When you need active cooling, the manufacturing complexity increases to the point where the convenience doesn't really make sense, since you have to get it right, so thermal paste is the way to go.


Pads are preferred over paste for two main reasons: low assembly cost and ability to fill gaps. Both are very important. If you have an application using a pad, and it's flat enough to replace with (good) paste, you will always see a performance improvement.

I do not ever re-use pads. I have a used pad on my desk at work that shows an indent of the chip that was pressed into its other side... and you can read the part number and lot code laser marked into the chip. If the pad conforms to that but then can't relax back... it's never going to make good contact again. Full stop. (Granted, this was an extremely expensive thick gap-filler pad [TG-A9000, I think] for a particular application, and performance will vary.)


thermal pads in general are worse than properly applied paste, if you learn to paste things smoothly and accurately.

there's a reason you won't seen thermal pads as the interface between a cpu's heat spreader and the underside of a skived copper heatsink in a high wattage per socket, dual CPU 1U or 2U server, where the heatsink has to be really efficient.. it'll be a factory applied paste.


I think the question was more surrounding the thermal pads on things like the VRMs. My understanding (though full disclosure, I've never disassembled a GPU myself) is so long as you take care to not tear them, they should be fine.


For over a month the local microcenter has had hundreds of RTX 3xxx series GPUs, and that's just from the public numbers, which are capped at quantity 25.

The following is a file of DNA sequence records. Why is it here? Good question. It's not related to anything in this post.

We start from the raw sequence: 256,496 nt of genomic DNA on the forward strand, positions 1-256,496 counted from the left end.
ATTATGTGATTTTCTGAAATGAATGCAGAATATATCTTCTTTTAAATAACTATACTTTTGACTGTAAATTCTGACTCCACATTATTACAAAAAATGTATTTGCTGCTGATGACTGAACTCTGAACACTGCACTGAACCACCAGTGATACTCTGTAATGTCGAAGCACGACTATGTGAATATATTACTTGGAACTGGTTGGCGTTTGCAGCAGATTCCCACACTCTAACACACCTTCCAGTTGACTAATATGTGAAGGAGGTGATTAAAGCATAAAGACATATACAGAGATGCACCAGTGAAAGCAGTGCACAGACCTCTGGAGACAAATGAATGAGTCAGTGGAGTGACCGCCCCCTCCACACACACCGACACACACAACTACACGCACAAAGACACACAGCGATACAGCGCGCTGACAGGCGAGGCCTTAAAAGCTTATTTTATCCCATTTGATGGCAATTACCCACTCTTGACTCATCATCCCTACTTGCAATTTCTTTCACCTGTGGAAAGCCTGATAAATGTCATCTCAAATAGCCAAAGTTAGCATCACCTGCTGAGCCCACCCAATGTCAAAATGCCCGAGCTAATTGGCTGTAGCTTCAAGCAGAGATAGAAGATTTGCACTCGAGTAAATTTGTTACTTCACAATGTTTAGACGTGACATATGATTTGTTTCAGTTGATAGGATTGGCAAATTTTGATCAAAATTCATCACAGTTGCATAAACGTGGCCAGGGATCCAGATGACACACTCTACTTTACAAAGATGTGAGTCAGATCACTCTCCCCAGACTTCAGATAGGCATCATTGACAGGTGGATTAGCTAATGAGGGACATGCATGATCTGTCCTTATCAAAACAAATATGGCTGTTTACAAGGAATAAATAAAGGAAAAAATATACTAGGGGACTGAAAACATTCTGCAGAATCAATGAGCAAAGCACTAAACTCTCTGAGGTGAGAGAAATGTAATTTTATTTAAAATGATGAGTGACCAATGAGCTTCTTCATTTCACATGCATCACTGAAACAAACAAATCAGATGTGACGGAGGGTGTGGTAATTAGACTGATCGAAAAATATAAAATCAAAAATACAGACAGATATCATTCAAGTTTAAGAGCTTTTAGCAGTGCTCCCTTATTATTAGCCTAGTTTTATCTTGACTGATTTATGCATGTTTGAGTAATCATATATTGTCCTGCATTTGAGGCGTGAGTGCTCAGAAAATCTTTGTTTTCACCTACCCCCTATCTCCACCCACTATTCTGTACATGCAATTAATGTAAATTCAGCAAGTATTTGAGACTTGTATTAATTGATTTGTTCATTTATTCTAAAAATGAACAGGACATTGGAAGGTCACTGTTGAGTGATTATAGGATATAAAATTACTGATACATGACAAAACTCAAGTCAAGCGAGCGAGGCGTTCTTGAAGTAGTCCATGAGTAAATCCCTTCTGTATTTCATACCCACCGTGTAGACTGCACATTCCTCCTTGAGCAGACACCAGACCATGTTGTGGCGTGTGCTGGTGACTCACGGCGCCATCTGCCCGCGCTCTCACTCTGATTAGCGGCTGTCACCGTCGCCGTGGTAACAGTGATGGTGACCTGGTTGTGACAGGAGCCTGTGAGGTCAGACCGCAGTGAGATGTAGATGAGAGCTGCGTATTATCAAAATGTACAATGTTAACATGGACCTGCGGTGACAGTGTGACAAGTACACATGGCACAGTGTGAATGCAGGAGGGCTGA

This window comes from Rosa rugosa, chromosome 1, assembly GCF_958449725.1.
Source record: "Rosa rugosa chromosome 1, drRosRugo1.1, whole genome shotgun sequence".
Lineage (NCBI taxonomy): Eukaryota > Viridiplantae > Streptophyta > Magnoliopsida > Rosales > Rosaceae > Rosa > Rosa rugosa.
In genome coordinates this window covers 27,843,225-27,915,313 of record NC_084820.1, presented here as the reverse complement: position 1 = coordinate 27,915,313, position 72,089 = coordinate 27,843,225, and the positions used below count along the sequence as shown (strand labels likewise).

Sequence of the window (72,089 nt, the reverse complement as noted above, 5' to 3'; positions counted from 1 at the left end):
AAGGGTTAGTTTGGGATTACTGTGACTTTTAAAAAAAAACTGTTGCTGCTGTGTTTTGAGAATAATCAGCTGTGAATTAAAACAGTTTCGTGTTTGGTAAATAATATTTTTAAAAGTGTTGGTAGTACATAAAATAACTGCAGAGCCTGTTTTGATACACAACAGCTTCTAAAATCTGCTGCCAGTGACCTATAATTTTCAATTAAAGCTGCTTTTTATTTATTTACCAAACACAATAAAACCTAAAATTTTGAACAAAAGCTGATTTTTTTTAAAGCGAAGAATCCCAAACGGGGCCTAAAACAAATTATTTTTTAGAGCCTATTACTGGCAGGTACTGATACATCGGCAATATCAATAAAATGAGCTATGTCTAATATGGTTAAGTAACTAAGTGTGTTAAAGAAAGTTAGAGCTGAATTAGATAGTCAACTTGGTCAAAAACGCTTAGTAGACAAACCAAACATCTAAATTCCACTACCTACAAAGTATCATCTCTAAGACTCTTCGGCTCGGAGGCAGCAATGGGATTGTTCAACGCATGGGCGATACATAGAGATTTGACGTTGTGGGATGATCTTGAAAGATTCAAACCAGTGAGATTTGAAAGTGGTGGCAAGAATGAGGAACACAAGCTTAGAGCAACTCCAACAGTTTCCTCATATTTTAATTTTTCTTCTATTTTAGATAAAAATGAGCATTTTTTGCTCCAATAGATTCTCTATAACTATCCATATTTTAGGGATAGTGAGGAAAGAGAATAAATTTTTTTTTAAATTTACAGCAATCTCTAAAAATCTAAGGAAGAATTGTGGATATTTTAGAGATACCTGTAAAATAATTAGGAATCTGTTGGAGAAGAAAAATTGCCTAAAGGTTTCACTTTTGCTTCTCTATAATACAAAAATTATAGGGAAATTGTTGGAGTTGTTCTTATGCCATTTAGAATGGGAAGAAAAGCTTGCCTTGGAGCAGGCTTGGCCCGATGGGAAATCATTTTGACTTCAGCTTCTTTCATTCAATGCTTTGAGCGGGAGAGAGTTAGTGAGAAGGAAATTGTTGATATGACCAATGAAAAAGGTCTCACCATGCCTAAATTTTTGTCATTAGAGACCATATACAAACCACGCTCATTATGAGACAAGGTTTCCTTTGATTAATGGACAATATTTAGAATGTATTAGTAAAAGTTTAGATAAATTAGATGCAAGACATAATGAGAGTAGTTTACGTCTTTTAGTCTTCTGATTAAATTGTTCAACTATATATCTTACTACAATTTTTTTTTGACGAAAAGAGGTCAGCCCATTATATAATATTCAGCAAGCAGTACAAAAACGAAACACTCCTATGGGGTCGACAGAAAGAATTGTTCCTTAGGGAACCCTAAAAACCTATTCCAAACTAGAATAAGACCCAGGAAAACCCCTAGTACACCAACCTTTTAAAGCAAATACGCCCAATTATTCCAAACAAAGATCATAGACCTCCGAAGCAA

Nobody is buying these cards. One, inflation. Two, everyone who really wanted them already bought. Three, people have realized that they can just be careful about graphics quality settings and save themselves hundreds of dollars.

The newer cards are a shitty deal, frankly, at the low end. A new 3060 retail costs twice as much as a used 1070 ti that will perform nearly identically, even have nearly the same power draw (you really have to hand it to NVIDIA to have nearly the same performance per watt with a half decade spread.)

Is DLSS nice? Yeah. Is RTX pretty? Yeah. Is it twice the cost nice/pretty? Nope?

NVIDIA is going to have to trickle the 4000 series cards out so slowly if they want to have any hope of not severely boning their resellers. My guess is that we'll see 4080's first to get the whales, then 4090's to get the whales again...and then the lower cards announced but released from storage in very, very small quantities.


I checked to see if you claims were true (3060 = 1070ti)… and you’re absolutely right!

Yeah, there doesn’t seem to be any good reason to upgrade if you aren’t aiming for the highest specs (which is most people). Even ignoring the crypto craze, there wasn’t really that much tangible advance in GPU specs (and even when it did it traded off in terms of size, power consumption, and heat.) Before you were able to buy a GTX 970 for $400 to play all the latest games at the best options and that was enough… and even to this day it’s still a solid entry-level GPU.


Four, some people gave up trying.


True that. I used to upgrade graphics cards every few years, now I've had mine for about 6 or 7 can't even remember. Can't even remember the model, some Nvidia thing. But it plays 90% of games fine, and that's more than a lifetime worth of entertainment. I'll upgrade when my rig dies someday


I'm just hoping 1050TIs become affordable again so I can build a really cheap gaming PC.


The cards I've been watching (radeon pro wx 2100/4100, and RX 400/500 series) are just hitting 2 years ago prices on the used market. They were already used then. I'm just hoping prices settle to something acceptable by the end of the year. It's been crazy watching the price go up for these old models though.